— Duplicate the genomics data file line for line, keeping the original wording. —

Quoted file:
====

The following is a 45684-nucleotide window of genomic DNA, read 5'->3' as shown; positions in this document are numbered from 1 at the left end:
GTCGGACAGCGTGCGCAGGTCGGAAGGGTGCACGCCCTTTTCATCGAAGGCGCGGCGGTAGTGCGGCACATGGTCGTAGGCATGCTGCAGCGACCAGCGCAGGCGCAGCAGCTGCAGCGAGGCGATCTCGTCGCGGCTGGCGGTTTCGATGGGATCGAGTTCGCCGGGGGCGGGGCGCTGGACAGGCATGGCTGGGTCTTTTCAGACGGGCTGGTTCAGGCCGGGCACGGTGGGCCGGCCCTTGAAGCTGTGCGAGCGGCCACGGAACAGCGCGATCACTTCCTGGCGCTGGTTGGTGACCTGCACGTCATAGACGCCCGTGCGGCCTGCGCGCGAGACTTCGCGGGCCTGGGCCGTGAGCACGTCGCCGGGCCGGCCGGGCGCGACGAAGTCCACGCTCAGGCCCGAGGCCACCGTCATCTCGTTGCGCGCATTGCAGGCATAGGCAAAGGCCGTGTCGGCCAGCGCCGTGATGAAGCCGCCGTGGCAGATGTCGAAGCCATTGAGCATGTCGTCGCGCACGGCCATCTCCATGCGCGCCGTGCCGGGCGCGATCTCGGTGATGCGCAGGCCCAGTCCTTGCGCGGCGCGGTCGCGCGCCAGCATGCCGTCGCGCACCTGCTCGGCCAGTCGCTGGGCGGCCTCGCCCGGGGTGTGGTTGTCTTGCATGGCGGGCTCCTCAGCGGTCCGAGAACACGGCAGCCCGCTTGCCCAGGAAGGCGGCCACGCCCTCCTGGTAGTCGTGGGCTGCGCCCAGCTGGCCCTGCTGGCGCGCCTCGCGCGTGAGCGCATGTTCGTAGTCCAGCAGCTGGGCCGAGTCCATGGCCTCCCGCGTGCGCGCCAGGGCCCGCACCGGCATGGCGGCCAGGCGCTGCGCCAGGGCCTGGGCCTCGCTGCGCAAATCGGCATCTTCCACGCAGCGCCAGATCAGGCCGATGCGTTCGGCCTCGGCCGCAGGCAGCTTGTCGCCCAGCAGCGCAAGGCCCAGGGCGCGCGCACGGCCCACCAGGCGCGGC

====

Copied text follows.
The following is a 45684-nucleotide window of genomic DNA, read 5'->3' as shown; positions in this document are numbered from 1 at the left end:
GTCGGACAGCGTGCGCAGGTCGGAAGGGTGCACGCCCTTTTCATCGAAGGCGCGGCGGTAGTGCGGCACATGGTCGTAGGCATGCTGCAGCGACCAGCGCAGGCGCAGCAGCTGCAGCGAGGCGATCTCGTCGCGGCTGGCGGTTTCGATGGGATCGAGTTCGCCGGGGGCGGGGCGCTGGACAGGCATGGCTGGGTCTTTTCAGACGGGCTGGTTCAGGCCGGGCACGGTGGGCCGGCCCTTGAAGCTGTGCGAGCGGCCACGGAACAGCGCGATCACTTCCTGGCGCTGGTTGGTGACCTGCACGTCATAGACGCCCGTGCGGCCTGCGCGCGAGACTTCGCGGGCCTGGGCCGTGAGCACGTCGCCGGGCCGGCCGGGCGCGACGAAGTCCACGCTCAGGCCCGAGGCCACCGTCATCTCGTTGCGCGCATTGCAGGCATAGGCAAAGGCCGTGTCGGCCAGCGCCGTGATGAAGCCGCCGTGGCAGATGTCGAAGCCATTGAGCATGTCGTCGCGCACGGCCATCTCCATGCGCGCCGTGCCGGGCGCGATCTCGGTGATGCGCAGGCCCAGTCCTTGCGCGGCGCGGTCGCGCGCCAGCATGCCGTCGCGCACCTGCTCGGCCAGTCGCTGGGCGGCCTCGCCCGGGGTGTGGTTGTCTTGCATGGCGGGCTCCTCAGCGGTCCGAGAACACGGCAGCCCGCTTGCCCAGGAAGGCGGCCACGCCCTCCTGGTAGTCGTGGGCTGCGCCCAGCTGGCCCTGCTGGCGCGCCTCGCGCGTGAGCGCATGTTCGTAGTCCAGCAGCTGGGCCGAGTCCATGGCCTCCCGCGTGCGCGCCAGGGCCCGCACCGGCATGGCGGCCAGGCGCTGCGCCAGGGCCTGGGCCTCGCTGCGCAAATCGGCATCTTCCACGCAGCGCCAGATCAGGCCGATGCGTTCGGCCTCGGCCGCAGGCAGCTTGTCGCCCAGCAGCGCAAGGCCCAGGGCGCGCGCACGGCCCACCAGGCGCGGC